Ruby Bron, Iris Farrer, Annie Farrer – Chorus of Souls

Antony Pitts – Artistic Director
Neil Simpson – Lighting Consultant
Pip Dracakis – Costume Co-Designer
Sue Carveth – Costume Maker
Wendy Walker – Props Designer/Maker
Leonie Cambage – Design & Original Concept

Thanks to Timothy Chung and Santa Sabina College for loan of Portative Organ (made by Ron Sharp)

 

 

 

 

 

 

 

 

 

 

 A few poems from my recently published book

Hildegard of Bingen: A poetic journey by Colleen Keating

 

First Opera

In a vision
Hildegard has her sisters
sing as personified Virtues
in song and action.

She sees struggle
against the devil,
visualises it played out as drama.

Volmar can take the part of the devil.
He will not sing, she ponders aloud.

All abuzz, she hastens to tell Richardis.
With Volmar as scribe
they create their first opera.

Hildegard writes the words and notes,
Richardis plucks the psaltery
sings softly,
her radiance caught in a stream of light

Their eyes catch
mirror harmony of purpose.
Hildegard’s thoughts drift back
to the eight year old Richardis,
who looked to her as mother,
and the one
whose tender hands held her,
cared for her, in her sickness.
Now at twenty two a grown woman.

Showcasing the Abbey

An early spring afternoon
illumines vividness of robes and gowns.

Hospitality of the new Abbey
welcomes lively entourages,
Bishops, Priests, monks, dignitaries, clerics.
The Marchioness Von Stade,
a rare visit to her daughter at Rupertsberg,
and the largest audience
ever seen in Bingen arrive.

After the Bishop’s blessing of the Church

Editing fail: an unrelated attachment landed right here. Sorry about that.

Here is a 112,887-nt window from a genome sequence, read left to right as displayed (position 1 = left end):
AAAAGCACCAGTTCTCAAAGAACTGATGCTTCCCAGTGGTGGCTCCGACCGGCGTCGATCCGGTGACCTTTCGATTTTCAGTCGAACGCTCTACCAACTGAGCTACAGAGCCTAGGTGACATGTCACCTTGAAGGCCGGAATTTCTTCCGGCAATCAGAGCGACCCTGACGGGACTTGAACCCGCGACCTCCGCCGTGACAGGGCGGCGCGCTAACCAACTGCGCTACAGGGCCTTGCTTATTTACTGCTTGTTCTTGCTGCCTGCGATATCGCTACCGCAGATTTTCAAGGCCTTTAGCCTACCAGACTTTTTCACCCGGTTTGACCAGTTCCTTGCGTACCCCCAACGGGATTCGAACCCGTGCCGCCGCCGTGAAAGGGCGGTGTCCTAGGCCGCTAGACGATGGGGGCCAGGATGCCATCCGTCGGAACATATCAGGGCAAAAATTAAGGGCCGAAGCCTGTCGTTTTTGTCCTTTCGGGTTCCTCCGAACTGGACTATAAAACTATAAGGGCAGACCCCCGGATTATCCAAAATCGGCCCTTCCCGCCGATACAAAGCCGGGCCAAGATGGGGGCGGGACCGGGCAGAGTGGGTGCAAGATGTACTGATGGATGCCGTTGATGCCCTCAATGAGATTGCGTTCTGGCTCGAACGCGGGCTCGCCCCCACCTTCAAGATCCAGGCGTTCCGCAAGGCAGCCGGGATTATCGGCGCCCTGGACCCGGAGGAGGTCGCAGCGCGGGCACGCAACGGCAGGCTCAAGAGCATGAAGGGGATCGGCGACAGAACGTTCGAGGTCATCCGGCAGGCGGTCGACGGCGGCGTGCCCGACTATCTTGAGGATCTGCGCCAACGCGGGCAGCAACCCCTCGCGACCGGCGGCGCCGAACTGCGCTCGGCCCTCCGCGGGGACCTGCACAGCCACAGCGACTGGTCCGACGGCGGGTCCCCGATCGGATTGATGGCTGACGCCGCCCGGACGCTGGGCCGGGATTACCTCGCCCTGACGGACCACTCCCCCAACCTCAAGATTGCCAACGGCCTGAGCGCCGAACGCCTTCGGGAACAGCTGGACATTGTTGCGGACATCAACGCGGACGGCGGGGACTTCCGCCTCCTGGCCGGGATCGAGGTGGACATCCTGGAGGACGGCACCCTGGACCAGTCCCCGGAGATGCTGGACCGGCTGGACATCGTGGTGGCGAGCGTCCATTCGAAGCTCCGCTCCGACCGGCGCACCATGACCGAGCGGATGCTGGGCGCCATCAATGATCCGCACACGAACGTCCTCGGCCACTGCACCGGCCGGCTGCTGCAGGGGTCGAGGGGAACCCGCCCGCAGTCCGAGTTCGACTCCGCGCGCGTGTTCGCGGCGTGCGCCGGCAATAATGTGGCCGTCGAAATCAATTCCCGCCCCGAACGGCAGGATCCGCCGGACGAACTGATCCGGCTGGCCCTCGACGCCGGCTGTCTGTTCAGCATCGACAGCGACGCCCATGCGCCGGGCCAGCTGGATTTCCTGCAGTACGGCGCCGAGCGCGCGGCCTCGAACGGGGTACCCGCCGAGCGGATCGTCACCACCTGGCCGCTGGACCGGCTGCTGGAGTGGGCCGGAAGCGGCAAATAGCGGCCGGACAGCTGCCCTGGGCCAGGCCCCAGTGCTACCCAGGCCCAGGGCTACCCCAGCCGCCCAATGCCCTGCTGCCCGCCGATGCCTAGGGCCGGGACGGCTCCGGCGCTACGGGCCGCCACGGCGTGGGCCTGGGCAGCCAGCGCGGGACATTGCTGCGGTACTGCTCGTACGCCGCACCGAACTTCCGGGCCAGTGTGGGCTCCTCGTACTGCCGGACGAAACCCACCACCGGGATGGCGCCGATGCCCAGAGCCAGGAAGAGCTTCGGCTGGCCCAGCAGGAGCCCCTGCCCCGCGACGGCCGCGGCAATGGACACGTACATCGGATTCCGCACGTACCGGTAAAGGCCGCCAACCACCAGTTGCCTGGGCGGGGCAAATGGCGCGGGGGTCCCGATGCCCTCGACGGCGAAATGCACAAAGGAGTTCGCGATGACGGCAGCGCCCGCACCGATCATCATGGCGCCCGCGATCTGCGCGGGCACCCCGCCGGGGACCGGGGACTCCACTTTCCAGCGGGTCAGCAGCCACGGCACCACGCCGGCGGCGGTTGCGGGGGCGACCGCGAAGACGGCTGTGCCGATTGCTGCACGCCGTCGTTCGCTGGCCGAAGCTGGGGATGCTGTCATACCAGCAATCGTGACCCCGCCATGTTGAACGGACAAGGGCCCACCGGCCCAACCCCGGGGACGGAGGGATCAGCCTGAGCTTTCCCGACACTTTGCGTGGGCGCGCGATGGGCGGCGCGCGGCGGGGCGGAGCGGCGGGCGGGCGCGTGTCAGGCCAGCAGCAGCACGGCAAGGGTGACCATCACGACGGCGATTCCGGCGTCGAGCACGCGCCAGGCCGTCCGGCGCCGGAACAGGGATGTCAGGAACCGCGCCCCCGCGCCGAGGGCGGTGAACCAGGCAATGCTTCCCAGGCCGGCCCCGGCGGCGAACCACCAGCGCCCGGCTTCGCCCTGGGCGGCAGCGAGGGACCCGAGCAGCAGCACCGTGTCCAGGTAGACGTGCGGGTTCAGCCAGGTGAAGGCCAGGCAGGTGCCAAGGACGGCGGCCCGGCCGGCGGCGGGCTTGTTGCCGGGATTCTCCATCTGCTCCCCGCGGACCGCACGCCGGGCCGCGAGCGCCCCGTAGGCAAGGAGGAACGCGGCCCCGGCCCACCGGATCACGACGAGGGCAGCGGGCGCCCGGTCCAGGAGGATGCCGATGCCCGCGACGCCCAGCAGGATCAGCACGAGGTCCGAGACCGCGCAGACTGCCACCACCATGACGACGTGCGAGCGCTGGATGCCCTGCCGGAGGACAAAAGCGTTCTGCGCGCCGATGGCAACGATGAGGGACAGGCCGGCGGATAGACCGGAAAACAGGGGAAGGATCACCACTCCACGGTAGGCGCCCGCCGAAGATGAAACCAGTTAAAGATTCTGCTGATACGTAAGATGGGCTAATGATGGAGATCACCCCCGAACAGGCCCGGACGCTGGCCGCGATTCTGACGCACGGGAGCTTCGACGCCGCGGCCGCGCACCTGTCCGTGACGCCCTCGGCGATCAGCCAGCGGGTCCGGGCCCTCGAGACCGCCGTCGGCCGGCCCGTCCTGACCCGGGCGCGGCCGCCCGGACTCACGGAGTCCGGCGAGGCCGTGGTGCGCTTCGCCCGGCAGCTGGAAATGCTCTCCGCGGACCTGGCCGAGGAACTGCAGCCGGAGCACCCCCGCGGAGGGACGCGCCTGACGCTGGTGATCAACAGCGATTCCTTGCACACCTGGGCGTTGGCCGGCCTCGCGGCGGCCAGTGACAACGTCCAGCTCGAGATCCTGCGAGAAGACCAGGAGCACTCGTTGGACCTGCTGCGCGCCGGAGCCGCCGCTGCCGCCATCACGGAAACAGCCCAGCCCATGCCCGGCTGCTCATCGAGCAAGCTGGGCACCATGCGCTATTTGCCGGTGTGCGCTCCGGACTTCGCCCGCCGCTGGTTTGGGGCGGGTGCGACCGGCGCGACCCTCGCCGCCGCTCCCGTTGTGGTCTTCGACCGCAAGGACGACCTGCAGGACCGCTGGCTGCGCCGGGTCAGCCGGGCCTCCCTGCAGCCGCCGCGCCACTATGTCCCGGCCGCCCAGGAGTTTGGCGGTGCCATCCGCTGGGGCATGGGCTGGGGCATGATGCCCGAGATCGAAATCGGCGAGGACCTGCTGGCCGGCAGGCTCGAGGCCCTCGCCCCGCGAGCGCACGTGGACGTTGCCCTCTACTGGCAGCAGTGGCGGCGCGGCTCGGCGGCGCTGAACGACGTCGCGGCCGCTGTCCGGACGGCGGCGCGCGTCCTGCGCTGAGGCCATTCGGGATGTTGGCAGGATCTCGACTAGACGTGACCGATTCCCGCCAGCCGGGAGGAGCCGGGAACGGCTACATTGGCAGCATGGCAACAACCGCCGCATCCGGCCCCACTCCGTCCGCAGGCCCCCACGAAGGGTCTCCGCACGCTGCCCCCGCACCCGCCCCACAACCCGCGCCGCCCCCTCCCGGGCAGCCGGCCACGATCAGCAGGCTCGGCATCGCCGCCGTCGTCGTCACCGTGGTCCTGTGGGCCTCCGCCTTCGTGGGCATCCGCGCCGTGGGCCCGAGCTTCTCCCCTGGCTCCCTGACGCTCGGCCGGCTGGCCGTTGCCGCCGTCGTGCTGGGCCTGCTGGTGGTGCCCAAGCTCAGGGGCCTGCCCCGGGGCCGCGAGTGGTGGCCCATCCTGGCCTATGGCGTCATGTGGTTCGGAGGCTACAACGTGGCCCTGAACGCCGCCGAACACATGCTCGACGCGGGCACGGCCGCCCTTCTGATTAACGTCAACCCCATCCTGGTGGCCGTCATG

Hildegard and her sisters,
walk, poised and noble
in splendid procession
down the aisle in long flowing gowns of silk
singing glorious, heavenly music.

They circle the altar
dazzling brides of Christ,
singing their opera,
a morality play,
virtues triumphant, vices subdued,
the struggle of the human soul
with the wiles of the devil.

Hildegard catches
the Marchioness’ shocked gaze
focused on her confident beautiful daughter.

When the sisters harmonise in a chorus
and Richardis sings the solo
to end the opera
tears fill her eyes,
she bows her head.

After Vespers that evening
the last meal before Lenten fast
their excitement and pride is palpable.

Admonishment rains down like the Rhine
after a snow melt.

This domineering woman holds my daughter back,
Marchioness Von Stade stabs at Volmar.
Her sisters too free, says another angrily.
Her sisters too visible, says another .

Outside her window the oak resists the wildest storms.
Hildegard stands defiant,
against all criticism. 

 

 

News on Splash, Slither, Squawk from St Augustine’s School, Coffs harbour

I am full of pride and thanks to my Grandson Edison

from Saint Augustine’s Primary School Newsletter, Coffs harbour.

Here is an extract from page 7 of the latest newsletter.

Exciting News from the LAR

We have a student who has become a published author, congratulations to Edison from 1S. His artworks have been published along with his Grandmothers short story and poem in Splash, Slither, Squawk -nature writing for children from The Society of Women Writers NSW. Thankyou Edison for kindly donating a copy to our school library for all students to enjoy. 

 

 

 

 

 

 

Spring in the Australian bush at Burrawang and Bobbin Head

 

THE BURRAWANG WALKING TRACK IN SPRING

 

 

 

Whenever we are out walking especially in the areas of beauty around our place on the Central Coast we pay tribute to the Awabakal and Darkinjung peoples and this makes us a little more aware we walk on sacred ground.

There is something mindful to briefly pause as one does on a threshold  allow our mind to catch up with our footsteps.  It is a reminderto pay attention asking permission and being thankful for  our entry into a place .

Spring is for stepping out and our local Wyrrbalong National Park ( gazetted in 1991) has the best of all worlds , the wonderful Australian Bush with its Red Gums and  Scribbly Eucalyptus,  the linger of wattle and other Acacias, Hakea, Myrtles,  Banksia  and the odd siren of a red Waratah  backgrounded by the coastal bird life with the odd iconic crack of the Whip Bird and the spectacular glimpses of the blue remind us we are walking in a rare piece of land where the bush meets the sea well the lake in our walk today which curls around Tuggerah Lake